Our readers may not be aware it, but more changes may be coming for the estate planning world, even after the "fiscal cliff" changes. The recent changes, as we've mentioned before, involved some rather positive changes in the arena of estate tax and gift tax. Now, there is a lifetime exemption amount of $5 million, adjusted annually for inflation.
As our readers may have heard us mention before, the end of 2012 will usher in big changes for the gift and estate tax regime. At present, taxpayers have the opportunity to pass on just over $5 million in wealth, free of estate tax. In 2013, that number is set to change back to $1 million, unless Congress takes action.
In our previous post, we began speaking about some considerations regarding tax minimization in estate planning. As we've already noted, lifetime gifting can be a good way to avoid estate taxes down the road, and disposing of appreciated assets in one's will rather than gifting them is a good way to avoid capital gains taxes later on when the asset is sold.
Tax minimization, as we often point out on this blog, is an important part of estate planning, and part of what is called asset protection. With respect to taxes, estate planning has the goal of minimization the liability of one's estate one's heirs and beneficiaries to estate, gift, income, capital gains, and other taxes.
Estate planning is not necessarily a conversation people are excited to jump into. Thinking about finances, providing for one's family, and of course death can be discomforting and stressing for some. One good piece of news, however, is that the present environment is very favorable for estate planning, particularly for elderly individuals who may die in the next year.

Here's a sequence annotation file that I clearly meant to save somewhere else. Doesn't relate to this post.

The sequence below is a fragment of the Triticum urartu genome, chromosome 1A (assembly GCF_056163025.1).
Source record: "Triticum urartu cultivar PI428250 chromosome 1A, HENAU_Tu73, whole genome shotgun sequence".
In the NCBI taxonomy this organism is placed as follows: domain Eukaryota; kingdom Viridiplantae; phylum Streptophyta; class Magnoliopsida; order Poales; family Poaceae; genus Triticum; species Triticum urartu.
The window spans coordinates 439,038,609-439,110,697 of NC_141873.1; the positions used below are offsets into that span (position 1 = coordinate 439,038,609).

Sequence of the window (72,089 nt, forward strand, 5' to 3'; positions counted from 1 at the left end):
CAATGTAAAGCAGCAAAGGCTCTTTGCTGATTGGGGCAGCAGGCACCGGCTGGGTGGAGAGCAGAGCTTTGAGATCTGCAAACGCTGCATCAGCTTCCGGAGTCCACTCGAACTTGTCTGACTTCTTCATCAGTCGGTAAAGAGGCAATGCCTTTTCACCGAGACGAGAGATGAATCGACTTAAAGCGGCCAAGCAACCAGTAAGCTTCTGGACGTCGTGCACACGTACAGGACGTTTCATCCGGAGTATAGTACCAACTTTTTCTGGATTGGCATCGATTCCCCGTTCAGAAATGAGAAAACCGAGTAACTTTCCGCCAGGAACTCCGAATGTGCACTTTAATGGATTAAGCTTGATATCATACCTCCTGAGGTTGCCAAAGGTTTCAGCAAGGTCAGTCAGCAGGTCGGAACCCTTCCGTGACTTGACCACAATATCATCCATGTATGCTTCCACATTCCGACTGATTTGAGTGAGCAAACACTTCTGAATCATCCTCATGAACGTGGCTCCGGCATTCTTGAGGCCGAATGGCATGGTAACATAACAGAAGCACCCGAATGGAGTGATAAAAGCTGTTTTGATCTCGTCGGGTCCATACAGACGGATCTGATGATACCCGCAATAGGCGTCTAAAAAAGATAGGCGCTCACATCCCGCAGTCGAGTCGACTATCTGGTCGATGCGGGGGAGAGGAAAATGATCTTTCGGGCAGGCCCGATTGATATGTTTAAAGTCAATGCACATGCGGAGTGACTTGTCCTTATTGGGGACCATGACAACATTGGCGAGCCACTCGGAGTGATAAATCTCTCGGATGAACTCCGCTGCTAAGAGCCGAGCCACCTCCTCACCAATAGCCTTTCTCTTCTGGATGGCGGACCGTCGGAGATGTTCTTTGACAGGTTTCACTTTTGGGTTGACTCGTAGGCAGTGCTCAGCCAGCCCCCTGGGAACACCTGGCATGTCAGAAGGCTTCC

Are readers are already familiar with the uncertain state of estate planning beyond 2013. Currently, the federal estate tax is set to go through some changes in 2013 unless action is taken before then. That means that until 2013, individuals are not subject to federal estate tax unless their estate exceeds $5 million, or they may give up to $5 million in gifts without paying federal gift tax. That amount is $10 million for couples.
Reducing gift and estate taxes, while not the only goal of estate planning, is one important aspect of it. As we have mentioned before on this blog, trusts can be powerful tools for removing assets from your estate in order to decrease estate taxes, while still providing for your family.
In our last post, we began looking at the importance of proper estate planning, and specifically planning carefully so that the inheritance received by heirs isn't depleted by the need to pay off estate taxes.
One of the important facets of estate planning is proper tax planning. Knowing what is included in your taxable estate will enable you to properly plan so that your heirs aren't stuck selling their inheritance to pay off taxes.
As we mentioned in our last post, dynasty trusts-trusts having no expiration date and no required minimum distributions-can be an invaluable tool for the accumulation of family wealth. Such trusts have come into greater use since 1986, when Congress overhauled the generation-skipping transfer tax. Since that time, a number of states have chosen to repeal their rule against perpetuities-which limited the ability to make gifts to remove descendants-or to otherwise modify the rule to be more flexible toward such gifts.